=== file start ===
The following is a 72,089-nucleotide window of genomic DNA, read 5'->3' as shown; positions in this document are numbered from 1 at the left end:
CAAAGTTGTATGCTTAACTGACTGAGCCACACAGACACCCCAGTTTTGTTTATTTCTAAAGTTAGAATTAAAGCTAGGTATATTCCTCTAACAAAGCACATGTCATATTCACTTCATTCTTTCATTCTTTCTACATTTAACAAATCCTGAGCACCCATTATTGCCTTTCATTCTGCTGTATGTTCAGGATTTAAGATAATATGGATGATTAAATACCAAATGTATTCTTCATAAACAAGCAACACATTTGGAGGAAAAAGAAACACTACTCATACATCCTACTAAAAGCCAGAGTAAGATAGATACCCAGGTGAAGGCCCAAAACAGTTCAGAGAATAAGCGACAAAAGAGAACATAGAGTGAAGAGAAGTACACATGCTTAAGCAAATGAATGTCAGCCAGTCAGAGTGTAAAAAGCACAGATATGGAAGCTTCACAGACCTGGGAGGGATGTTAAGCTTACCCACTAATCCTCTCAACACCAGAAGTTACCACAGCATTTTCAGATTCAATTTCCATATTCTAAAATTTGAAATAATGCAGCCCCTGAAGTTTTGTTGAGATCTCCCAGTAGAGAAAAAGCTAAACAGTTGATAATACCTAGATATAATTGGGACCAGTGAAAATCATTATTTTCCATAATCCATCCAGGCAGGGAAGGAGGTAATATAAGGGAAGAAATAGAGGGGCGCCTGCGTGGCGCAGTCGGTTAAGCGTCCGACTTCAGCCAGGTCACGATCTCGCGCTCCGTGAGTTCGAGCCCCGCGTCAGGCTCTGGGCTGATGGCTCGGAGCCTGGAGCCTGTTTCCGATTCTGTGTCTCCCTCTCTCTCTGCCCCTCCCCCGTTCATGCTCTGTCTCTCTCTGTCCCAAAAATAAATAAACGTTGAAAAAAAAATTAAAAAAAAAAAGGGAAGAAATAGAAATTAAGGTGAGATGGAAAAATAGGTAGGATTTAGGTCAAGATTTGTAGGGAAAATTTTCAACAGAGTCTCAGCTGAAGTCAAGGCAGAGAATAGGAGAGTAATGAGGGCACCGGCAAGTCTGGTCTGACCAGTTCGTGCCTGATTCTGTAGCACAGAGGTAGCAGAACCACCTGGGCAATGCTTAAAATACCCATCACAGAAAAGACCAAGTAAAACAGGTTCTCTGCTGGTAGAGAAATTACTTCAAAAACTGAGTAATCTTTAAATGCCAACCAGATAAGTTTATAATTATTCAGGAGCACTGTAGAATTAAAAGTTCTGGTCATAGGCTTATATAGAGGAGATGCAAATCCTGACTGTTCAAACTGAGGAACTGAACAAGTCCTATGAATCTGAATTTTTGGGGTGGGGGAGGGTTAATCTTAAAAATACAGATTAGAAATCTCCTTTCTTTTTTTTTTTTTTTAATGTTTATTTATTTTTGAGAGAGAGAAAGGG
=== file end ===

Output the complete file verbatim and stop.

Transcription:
The following is a 72,089-nucleotide window of genomic DNA, read 5'->3' as shown; positions in this document are numbered from 1 at the left end:
CAAAGTTGTATGCTTAACTGACTGAGCCACACAGACACCCCAGTTTTGTTTATTTCTAAAGTTAGAATTAAAGCTAGGTATATTCCTCTAACAAAGCACATGTCATATTCACTTCATTCTTTCATTCTTTCTACATTTAACAAATCCTGAGCACCCATTATTGCCTTTCATTCTGCTGTATGTTCAGGATTTAAGATAATATGGATGATTAAATACCAAATGTATTCTTCATAAACAAGCAACACATTTGGAGGAAAAAGAAACACTACTCATACATCCTACTAAAAGCCAGAGTAAGATAGATACCCAGGTGAAGGCCCAAAACAGTTCAGAGAATAAGCGACAAAAGAGAACATAGAGTGAAGAGAAGTACACATGCTTAAGCAAATGAATGTCAGCCAGTCAGAGTGTAAAAAGCACAGATATGGAAGCTTCACAGACCTGGGAGGGATGTTAAGCTTACCCACTAATCCTCTCAACACCAGAAGTTACCACAGCATTTTCAGATTCAATTTCCATATTCTAAAATTTGAAATAATGCAGCCCCTGAAGTTTTGTTGAGATCTCCCAGTAGAGAAAAAGCTAAACAGTTGATAATACCTAGATATAATTGGGACCAGTGAAAATCATTATTTTCCATAATCCATCCAGGCAGGGAAGGAGGTAATATAAGGGAAGAAATAGAGGGGCGCCTGCGTGGCGCAGTCGGTTAAGCGTCCGACTTCAGCCAGGTCACGATCTCGCGCTCCGTGAGTTCGAGCCCCGCGTCAGGCTCTGGGCTGATGGCTCGGAGCCTGGAGCCTGTTTCCGATTCTGTGTCTCCCTCTCTCTCTGCCCCTCCCCCGTTCATGCTCTGTCTCTCTCTGTCCCAAAAATAAATAAACGTTGAAAAAAAAATTAAAAAAAAAAAGGGAAGAAATAGAAATTAAGGTGAGATGGAAAAATAGGTAGGATTTAGGTCAAGATTTGTAGGGAAAATTTTCAACAGAGTCTCAGCTGAAGTCAAGGCAGAGAATAGGAGAGTAATGAGGGCACCGGCAAGTCTGGTCTGACCAGTTCGTGCCTGATTCTGTAGCACAGAGGTAGCAGAACCACCTGGGCAATGCTTAAAATACCCATCACAGAAAAGACCAAGTAAAACAGGTTCTCTGCTGGTAGAGAAATTACTTCAAAAACTGAGTAATCTTTAAATGCCAACCAGATAAGTTTATAATTATTCAGGAGCACTGTAGAATTAAAAGTTCTGGTCATAGGCTTATATAGAGGAGATGCAAATCCTGACTGTTCAAACTGAGGAACTGAACAAGTCCTATGAATCTGAATTTTTGGGGTGGGGGAGGGTTAATCTTAAAAATACAGATTAGAAATCTCCTTTCTTTTTTTTTTTTTTTAATGTTTATTTATTTTTGAGAGAGAGAAAGGG